Materials and Methods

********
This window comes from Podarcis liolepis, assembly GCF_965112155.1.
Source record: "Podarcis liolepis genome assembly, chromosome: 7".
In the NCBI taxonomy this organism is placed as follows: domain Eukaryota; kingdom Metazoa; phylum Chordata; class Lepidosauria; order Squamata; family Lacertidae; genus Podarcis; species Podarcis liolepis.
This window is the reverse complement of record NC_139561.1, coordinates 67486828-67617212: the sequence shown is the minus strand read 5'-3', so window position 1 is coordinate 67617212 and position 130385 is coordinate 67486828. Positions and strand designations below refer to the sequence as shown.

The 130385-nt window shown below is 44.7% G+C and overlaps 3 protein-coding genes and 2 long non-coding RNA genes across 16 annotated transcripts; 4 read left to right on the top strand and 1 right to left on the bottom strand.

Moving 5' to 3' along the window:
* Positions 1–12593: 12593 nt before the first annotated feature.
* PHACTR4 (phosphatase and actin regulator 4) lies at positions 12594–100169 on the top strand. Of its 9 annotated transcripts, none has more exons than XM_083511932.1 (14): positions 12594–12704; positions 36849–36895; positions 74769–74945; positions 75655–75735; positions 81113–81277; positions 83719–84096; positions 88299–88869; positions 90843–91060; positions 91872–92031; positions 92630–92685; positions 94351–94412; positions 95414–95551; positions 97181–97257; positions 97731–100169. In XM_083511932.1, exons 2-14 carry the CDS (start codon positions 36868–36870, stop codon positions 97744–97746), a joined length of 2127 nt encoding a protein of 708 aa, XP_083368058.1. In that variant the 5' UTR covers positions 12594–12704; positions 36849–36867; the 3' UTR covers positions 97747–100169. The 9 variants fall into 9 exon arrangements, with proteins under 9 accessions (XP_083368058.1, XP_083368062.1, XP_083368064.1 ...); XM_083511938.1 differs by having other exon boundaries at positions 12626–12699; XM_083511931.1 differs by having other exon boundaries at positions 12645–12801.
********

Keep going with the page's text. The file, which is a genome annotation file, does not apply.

Development of a CRISPR-SaCas9 system for projection- and function-specific gene editing in the rat brain